But you know, we do expect there will be disruption and delays but they will do their best and they’re also helping with the health service as well.

The army could also be brought in to cover when ambulance drivers and firefighters go on strike and this morning the Daily Telegraph says senior figures in the military are unhappy about how the armed forces are being used in this way. “Soldiers should not be made to give up Christmas to cover for striking NHS workers who earn more than them, senior military figures have told ministers,” Danielle Sheridan, Daniel Martin and Camilla Turner report in their story. They say:

The Telegraph has been told that the military believes it is “not right” for soldiers, who are banned by law from striking themselves, to replace striking public sector workers over the festive season.

Senior members of the Armed Forces are understood to have also warned ministers that the plan risks weakening the “operational capability” of the military to respond to threats.

One senior defence source said: “You’ve only got to look at a private soldier on £22,000 a year and whose pay scales have not kept up with inflation for the last decade having to give up Christmas, or come straight off operations, to cover for people who want 19 per cent and are already paid in excess of what he or she would be, and it’s just not right.

“We’ve got to the stage now where the Government’s first lever it reaches for every time there is any difficulty, whether it’s floods, strikes, all the rest of it, is the Armed Forces, as opposed to it being the last resort.”

Asked about this story, Keegan said that solidiers had “a sense of duty” and “we should all be very thankful for their service”.

Education secretary Gillian Keegan confirms NHS staff could have right to strike restricted under proposed new law

Good morning. After three years of dawdling, the government is suddenly ramping up its plans to tighten the laws on strikes that affect public services, in ways that would be hugely controversial, amounting, potentially, to the biggest restriction on trade unions since the 1980s.

In their 2019 election manifesto, the Conservatives said: “We will require that a minimum service operates during transport strikes. Rail workers deserve a fair deal, but it is not fair to let the trade unions undermine the livelihoods of others.”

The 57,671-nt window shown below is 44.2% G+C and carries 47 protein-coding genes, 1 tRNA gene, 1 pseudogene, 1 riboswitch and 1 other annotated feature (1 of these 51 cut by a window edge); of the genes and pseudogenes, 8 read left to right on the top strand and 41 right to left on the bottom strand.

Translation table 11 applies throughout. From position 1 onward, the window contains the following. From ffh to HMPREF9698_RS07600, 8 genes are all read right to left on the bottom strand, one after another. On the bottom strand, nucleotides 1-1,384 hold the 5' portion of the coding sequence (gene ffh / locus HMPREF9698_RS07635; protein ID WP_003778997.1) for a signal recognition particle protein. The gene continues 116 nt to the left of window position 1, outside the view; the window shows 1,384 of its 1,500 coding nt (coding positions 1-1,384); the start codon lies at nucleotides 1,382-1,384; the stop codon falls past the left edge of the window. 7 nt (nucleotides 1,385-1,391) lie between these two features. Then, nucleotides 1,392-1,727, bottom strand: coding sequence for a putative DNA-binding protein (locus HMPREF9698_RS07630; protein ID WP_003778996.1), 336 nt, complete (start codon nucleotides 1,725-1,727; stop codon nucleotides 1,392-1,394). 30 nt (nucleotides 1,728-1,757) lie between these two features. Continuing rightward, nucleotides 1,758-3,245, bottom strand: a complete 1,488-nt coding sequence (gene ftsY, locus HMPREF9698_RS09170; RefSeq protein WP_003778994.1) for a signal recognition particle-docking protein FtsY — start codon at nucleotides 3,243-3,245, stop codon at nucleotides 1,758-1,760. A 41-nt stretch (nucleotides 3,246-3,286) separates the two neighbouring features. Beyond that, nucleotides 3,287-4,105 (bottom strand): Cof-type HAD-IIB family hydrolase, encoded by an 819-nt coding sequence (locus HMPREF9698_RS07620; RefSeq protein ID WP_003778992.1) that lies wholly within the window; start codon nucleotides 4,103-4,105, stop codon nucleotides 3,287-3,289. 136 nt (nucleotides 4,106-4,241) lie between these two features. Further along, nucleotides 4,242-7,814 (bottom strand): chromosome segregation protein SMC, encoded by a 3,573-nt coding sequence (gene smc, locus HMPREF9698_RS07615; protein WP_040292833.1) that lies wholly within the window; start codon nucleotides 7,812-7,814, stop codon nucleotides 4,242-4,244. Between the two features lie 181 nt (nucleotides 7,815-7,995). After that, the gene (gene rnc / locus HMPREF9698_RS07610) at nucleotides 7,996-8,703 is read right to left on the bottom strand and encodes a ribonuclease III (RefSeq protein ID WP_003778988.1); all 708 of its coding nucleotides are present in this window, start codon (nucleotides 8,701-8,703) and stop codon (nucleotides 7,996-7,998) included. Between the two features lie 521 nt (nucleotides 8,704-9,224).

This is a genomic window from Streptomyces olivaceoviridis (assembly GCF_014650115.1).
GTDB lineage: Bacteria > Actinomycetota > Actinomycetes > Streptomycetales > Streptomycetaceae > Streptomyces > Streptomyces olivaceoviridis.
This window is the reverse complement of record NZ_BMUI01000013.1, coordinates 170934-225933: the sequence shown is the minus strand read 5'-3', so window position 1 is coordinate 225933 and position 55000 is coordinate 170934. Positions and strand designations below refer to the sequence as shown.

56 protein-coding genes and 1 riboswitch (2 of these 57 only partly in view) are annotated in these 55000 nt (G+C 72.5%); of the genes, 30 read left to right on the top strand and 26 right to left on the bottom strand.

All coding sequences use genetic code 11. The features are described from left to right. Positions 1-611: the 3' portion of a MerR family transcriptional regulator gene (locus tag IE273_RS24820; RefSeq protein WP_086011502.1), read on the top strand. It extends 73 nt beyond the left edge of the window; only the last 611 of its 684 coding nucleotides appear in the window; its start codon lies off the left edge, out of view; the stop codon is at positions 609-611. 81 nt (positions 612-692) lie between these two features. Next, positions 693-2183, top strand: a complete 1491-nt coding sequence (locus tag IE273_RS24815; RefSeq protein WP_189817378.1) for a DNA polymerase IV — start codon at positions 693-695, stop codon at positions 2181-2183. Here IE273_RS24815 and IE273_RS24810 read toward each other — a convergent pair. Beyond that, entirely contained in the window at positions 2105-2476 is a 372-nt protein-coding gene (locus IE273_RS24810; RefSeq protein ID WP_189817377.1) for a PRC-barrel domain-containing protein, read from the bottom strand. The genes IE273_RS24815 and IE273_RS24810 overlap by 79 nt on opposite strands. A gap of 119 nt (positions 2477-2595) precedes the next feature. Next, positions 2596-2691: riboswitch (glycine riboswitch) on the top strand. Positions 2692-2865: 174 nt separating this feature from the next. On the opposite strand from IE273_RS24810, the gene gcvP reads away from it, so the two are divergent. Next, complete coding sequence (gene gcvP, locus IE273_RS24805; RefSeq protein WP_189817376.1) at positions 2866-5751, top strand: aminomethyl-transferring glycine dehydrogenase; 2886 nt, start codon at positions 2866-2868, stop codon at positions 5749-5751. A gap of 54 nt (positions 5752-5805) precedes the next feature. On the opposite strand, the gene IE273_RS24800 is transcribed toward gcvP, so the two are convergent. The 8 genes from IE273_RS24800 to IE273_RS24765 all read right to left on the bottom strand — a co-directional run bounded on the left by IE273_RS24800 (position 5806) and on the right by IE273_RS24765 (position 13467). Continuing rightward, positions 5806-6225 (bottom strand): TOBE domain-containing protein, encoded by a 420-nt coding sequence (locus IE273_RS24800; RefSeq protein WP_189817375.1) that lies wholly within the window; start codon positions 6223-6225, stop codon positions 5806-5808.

For almost three years nothing happened, partly because of Covid. In October the then transport secretary, Anne-Marie Trevelyan, did get round to publishing a transport strikes (minimum service levels) bill. But this was in the dying days of the Liz Truss administration, when the crisis triggered by the mini-budget was at its height, and the first reading of the bill passed almost unnoticed.

Yesterday morning Mark Harper, the current transport secretary, told MPs that he could not say when the legislation would progress, and he implied it wasn’t a top priority for him anyway.

But a couple of hours later Rishi Sunak told PMQs he was planning “tough” legislation and No 10 gave a briefing suggestion that nurses and ambulance drivers could also be banned from going on strike by the bill, which would be a significant extension of what was originally planned.

Gillian Keegan, the education secretary, has been giving interviews this morning, and she confirmed that health staff could have their right to strike restricted under plans being considered by the government. She told Sky News:

We do have some areas where strikes are not allowed as part of the contract. So, for example, the military can’t go on strike and the police. There’s some people … as a matter of public safety, you can’t go on strike.

And what we’re looking at is, are there other areas that we should include in that? Health would be one to look at and other areas of critical infrastructure.

But when Keegan was asked if teachers should be included in a new public services anti-strike law of this kind, she said she did not know and had not looked at the issue.

I will post more from her interviews shortly.

Here is the agenda for the day.

9.30am: Oliver Dowden, the Cabinet Office minister, takes questions in the Commons.

9.30am: NHS England publishes monthly performance figures.

10.30am: Keir Starmer speaks at the opening of Labour’s business conference 2022. Rachel Reeves, the shadow chancellor, is also speaking.

11.30am: Downing Street holds a lobby briefing.

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Gillian Keegan on Sky News this morning Photograph: Sky News